A Thousand Steps

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A Thousand Steps by T. Jefferson Parker

Thursday, October 29, 2015

A Song of Shadows by John Connolly - A Book Review

Still recovering from his life-threatening wounds, private detective Charlie Parker investigates a case that has its origins in a Nazi concentration camp during the Second World War.

Parker has retreated to the small Maine town of Boreas to regain his strength. There he befriends a widow named Ruth Winter and her young daughter, Amanda. But Ruth has her secrets. Old atrocities are about to be unearthed, and old sinners will kill to hide their sins. Now Parker is about to risk his life to defend a woman he barely knows, one who fears him almost as much as she fears those who are coming for her.

His enemies believe him to be vulnerable. Fearful. Solitary.

But they are wrong. Parker is far from afraid, and far from alone.

For something is emerging from the shadows . . .


A Song of Shadows (Charlie Parker, #13)A Song of Shadows by John Connolly
My rating: 5 of 5 stars

Song of Shadows by John Connelly is a 2015 Atria publication. I was provided a copy of this book by the publisher and Edelweiss in exchange for an honest review.

I kept putting this one off until I was more in the mood for a little supernatural tone with my detective stories, and there's no better time than in the month of October for a good ghost story. So, I settled in on a dark and stormy night, hoping Charlie was still the guy I have come to know and love.

I have to say, this story was absolutely incredible. A small community in Maine with a large German community is where Charlie has moved temporarily in order to continue his long physical, mental and emotional healing. It's just his luck that a couple of Nazi war criminals have recently made headlines, and a body has washed up on the shore, a case that is all but screaming at Charlie to get involved. It seems, for Charlie at least, there is no rest for the weary.

Charlie's daughter, Sam, is staying with him for a while, and reveals her own talent for seeing dead people, and maybe a little more than that, which has Charlie worried sick. But, thankfully, he has Rachel, and his old friends Angel and Louis are there to watch his back.

This story is sort of like a 'time out' for Charlie, who is outside of his usual elements here, and is hampered by his injuries. The plot is intricate and there were some rather long winded passages here and there concerning the history of the town, the war, and the reminder that some people who committed atrocities during world war two managed to escape justice, and have been living quite comfortably to boot. There were several heart stopping twist along the way with some shocking developments I never saw coming. I was completely immersed in the story involving war crimes and the puzzling mystery behind why certain people were now being targeted.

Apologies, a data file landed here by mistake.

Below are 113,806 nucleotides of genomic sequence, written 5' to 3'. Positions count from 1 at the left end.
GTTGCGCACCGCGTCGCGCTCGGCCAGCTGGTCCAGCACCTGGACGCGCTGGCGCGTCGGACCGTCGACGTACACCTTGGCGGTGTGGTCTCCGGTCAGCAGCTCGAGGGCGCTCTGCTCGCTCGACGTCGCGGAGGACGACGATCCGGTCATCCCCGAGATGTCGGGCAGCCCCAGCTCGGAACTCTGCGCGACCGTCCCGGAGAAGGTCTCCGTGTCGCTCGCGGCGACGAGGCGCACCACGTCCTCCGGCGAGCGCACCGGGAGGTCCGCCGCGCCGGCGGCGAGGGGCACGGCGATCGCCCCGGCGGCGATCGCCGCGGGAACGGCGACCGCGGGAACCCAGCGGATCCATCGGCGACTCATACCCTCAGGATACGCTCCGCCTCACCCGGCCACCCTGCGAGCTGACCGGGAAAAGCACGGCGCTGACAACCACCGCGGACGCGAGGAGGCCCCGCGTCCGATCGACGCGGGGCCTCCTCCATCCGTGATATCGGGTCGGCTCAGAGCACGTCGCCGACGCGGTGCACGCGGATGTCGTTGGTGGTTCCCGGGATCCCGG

But, the storyline with Sam and her 'dead sister' was one that literally had the hair standing up on the back of my neck and chills running down my spine! The dark and sinister undertones here are going to have you on the very edge of your seat.

One thing about long running series is that the stories go through peaks and valleys, with some installments either falling flat or just barely managing to break even, while others are simply mind blowing. With thirteen books in a this series, I would say Charlie was due to take stumble, especially after the climatic conclusion of book twelve. But, this was one of the best of the lot, in my opinion. The plot was crisp and fresh, very clever, intense and sharp, offset by some humor and poignancy.

I highly recommend this book for fans of this series for sure, but even if you haven't followed the series, you can still enjoy the detective story is this one and I know once you get a taste of Charlie's otherworldly life you will want to know more. Just be sure not read it alone on a dark and stormy night!



A Song of Shadows (Charlie Parker, #13)

John Connolly was born in Dublin, Ireland in 1968 and has, at various points in his life, worked as a journalist, a barman, a local government official, a waiter and a dogsbody at Harrods department store in London. He studied English in Trinity College, Dublin and journalism at Dublin City University, subsequently spending five years working as a freelance journalist for The Irish Times newspaper, to which he continues to contribute.

He is based in Dublin but divides his time between his native city and the United States.

This page is administered by John's assistant, Clair, on John's behalf. If you'd like to communicate with John directly, you can do so by writing to contact-at-johnconnollybooks.com, or by following him on Twitter at @JConnollyBooks.

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